MWSC FAQs: Clutch and Driveline

Posted by Devin Daniels on

Can I build my own clutch through you guys?
Yes, we make it easy for you. Come up with a custom 6 digit part number by selecting the components you desire in your clutch. Simply follow these steps:
  1. The first number will always be 8
  2. For the second number, put 1 for a complete clutch without a 6 pin driver, and 2 for a complete clutch with a 6 pin driver
  3. In the third number you’ll specify your desired disc: 1 for Kevlar Disc, 2 for 3 puck, 3 for 4 puck, and 4 for 5 puck
  4. In the fourth number you’ll specify the release arm of your choice: 1 for narrow frame, 2 for wide frame, and 3 for 82-Series
  5. For the fifth number, you’ll choose a spring: 1 for our red spring (800#), and 2 for our yellow spring (1150#).
  6. For the sixth and final number, you’ll specify a driveshaft: 1 for narrow, 2 for narrow with a “coupler, 3 for wide, 4 for wide with a 3” coupler, and 5 for the 24” shaft for an 82-Series with no rear hole.
For example: To build a Complete clutch with a driver with a 4 puck metallic disc on a narrow frame with a yellow spring and our 3” coupler, your part number would be: # 823122

I’m new to pulling and need to update my clutch, what should I know?
If you’re entering a stock class, you may only need a new disc (our MWSC Kevlar Disc # 51155) and possibly a heavier spring for your existing clutch. The stock spring is a 300# spring, while the heavy duty spring (red in color) is an 800# spring (See our Beginner Clutch Package on page 14 in our 2019 catalog).

Why is it recommended to replace my stock pressure plates?
Although your stock pressure plates might not need to be replaced, they’re made of a thin material that tends to warp when used in pulling. Check the stock plates to make sure they’re completely flat; if they’re not they can be trued or replaced with our MWSC Pressure Plates (page 14 in our 2019 catalog), which are made from billet metal making them less likely to warp.

How far does the spring need to be compressed?
Our MWSC red and yellow springs are each 6” long, they need to be compressed to 4-½”.

Why is the Heavy Duty Release Arm necessary?
This part will make it easier to press down on the clutch pedal when using one of our heavier springs. We have three styles available: the narrow, wide, and 82 Series, all of which are longer and stronger than the stock arms (page 14 in our 2019 catalog).

Is it necessary to use the Teaser Spring?
Our Teaser Spring makes for a smoother engagement and allows you to feel when the clutch is engaging. We install one in every clutch assembled (page 13 in our 2019 catalog).

How do I know if my clutch is “running true”?
When the clutch is installed and the engine is turned OFF, measure the distance between the disc and the #3 or #6 lug driver in five or six spots - the measurements should be the same. If they’re not the same, shims will be needed on one side of the motor until measurements are all equal.

Which clutch should be used for a pro stock tractor?
You’ll need the Metallic Disc with four or five pucks on each side (page 14 in our 2019 catalog); along with this you will need our 1150# spring (yellow in color). This also requires replacing the stock drive shaft. (Note: If you use the four or five puck disc mentioned above, you will also need to replace the clutch driver to our MWSC Six Lug Aluminum Clutch Driver and replace the pressure plates.)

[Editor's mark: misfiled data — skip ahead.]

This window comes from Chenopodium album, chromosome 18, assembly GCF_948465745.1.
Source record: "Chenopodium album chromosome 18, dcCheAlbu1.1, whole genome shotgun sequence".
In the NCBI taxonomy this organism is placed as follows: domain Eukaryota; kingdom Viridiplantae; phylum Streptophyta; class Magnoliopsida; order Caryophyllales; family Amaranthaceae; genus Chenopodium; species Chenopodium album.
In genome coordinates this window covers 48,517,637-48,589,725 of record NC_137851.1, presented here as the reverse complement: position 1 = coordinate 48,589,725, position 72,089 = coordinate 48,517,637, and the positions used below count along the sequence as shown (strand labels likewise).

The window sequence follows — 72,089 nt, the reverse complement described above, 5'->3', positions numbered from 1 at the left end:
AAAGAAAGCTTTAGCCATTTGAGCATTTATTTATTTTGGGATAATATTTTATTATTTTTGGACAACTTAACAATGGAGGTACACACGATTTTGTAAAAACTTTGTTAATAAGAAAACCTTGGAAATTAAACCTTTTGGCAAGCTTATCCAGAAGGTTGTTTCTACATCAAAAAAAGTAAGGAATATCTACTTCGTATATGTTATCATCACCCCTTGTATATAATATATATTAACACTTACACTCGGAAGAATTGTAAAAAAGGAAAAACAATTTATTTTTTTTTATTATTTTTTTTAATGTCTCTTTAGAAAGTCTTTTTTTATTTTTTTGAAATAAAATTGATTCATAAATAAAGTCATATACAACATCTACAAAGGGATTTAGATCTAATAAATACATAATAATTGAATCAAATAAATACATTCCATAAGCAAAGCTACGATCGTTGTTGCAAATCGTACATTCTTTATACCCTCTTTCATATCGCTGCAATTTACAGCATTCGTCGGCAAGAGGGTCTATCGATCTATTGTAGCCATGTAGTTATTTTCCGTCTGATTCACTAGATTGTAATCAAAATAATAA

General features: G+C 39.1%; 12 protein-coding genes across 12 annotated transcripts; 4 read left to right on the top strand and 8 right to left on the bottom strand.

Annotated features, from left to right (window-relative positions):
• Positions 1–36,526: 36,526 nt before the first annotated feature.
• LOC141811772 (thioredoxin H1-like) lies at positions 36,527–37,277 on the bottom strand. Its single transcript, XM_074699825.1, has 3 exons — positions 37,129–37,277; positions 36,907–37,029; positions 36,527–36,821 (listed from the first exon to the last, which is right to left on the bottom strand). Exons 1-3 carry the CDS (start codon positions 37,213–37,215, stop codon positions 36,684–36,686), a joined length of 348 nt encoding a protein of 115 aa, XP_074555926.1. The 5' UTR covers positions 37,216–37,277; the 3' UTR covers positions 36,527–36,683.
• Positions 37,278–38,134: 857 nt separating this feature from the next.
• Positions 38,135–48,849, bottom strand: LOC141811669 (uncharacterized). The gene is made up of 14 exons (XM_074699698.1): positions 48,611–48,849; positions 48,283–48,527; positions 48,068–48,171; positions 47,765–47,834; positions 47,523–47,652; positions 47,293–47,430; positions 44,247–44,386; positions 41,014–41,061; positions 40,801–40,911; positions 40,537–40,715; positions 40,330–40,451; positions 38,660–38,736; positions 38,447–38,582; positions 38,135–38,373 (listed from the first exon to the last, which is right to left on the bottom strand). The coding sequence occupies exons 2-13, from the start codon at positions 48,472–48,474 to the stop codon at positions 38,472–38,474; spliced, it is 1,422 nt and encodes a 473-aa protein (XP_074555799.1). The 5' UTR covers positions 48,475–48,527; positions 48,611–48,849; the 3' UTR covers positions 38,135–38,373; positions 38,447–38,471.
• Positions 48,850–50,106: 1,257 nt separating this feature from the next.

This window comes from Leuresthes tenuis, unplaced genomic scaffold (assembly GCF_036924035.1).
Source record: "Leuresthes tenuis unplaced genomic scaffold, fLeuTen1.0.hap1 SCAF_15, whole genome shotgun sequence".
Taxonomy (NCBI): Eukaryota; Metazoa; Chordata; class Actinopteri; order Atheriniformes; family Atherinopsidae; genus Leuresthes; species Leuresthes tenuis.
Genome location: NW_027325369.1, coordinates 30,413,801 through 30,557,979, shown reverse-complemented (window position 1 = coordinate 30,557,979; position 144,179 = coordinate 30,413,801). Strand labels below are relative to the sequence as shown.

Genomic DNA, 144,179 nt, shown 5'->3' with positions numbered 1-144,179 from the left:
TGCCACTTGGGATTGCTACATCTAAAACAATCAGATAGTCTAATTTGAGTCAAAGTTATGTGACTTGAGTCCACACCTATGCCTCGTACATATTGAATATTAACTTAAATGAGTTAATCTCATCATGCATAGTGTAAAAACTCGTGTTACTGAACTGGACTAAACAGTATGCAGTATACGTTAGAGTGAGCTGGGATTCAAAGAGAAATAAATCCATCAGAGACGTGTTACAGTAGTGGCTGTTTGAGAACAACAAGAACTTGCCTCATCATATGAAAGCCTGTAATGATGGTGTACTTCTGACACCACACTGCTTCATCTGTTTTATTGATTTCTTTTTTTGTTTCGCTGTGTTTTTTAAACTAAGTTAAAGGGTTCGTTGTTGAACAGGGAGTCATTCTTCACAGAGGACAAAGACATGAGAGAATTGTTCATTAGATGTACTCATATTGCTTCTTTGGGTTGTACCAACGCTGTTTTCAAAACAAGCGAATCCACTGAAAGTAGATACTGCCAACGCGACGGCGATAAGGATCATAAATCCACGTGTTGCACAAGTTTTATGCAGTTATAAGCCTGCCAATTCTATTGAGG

Which driveshaft works with an 82 Series tractor?
The 82 Series is a wide frame, but because these were made with a rubber boot coupler, the length of the driveshafts all vary. We make a driveshaft 24” long (page 13 in our 2019 catalog); when placing an order for one of our driveshafts you must specify which disc you plan on using: Metallic or Kevlar (page 14 in our 2019 catalog).
Although the front two holes in our MWSC shaft come pre-drilled, the rear hole will need to be drilled after determining the correct length. If you have our MWSC 3” Coupler (page 13 in our 2019 catalog) it may be used as a drill guide. Be sure to use coolant when drilling and keep in mind each hole is a weak spot in the driveshaft, so “measure twice to cut once”.
Standard length for a narrow frame tractor is 18-¼” and wide frame is 19-¼”.
The spring is held in place by a Split Collar (page 13 in our 2019 catalog); one split collar is used behind our 800# red spring, whereas two split collars are used behind our 1150# yellow spring.

Why use a Center Support Bearing # 52123?
A Center Support Bearing # 52123 (page 13 in our 2019 catalog), or pillow block bearing, is necessary in tractors running at or above 4000 RPM. When the clutch turns at a higher RPM, the driveshaft is also moving in a small circular motion; the Center Support Bearing # 52123 helps eliminate some of this circular motion. (It also helps with some misalignment issues.)

What are the differences between the Regular Metallic Disc # 52124, the Heavy Duty Metallic Disc # 52125, and the Super Heavy Duty Metallic Disc # 52126?
The Regular Metallic Disc # 52124 has 3 pucks on each side and it measures the same as the stock pieces.
The Heavy Duty Metallic Disc # 52125 has 4 pucks on each side and measures 6-½”.The pressure plates and six finger driver also have a larger diameter.
The Super Heavy Duty Metallic Disc # 52126 has 5 pucks on each side and measures 7”. The pressure plates and six finger driver also have a larger diameter.
There is a chart for HP and disc size on page 13 in our 2019 catalog.

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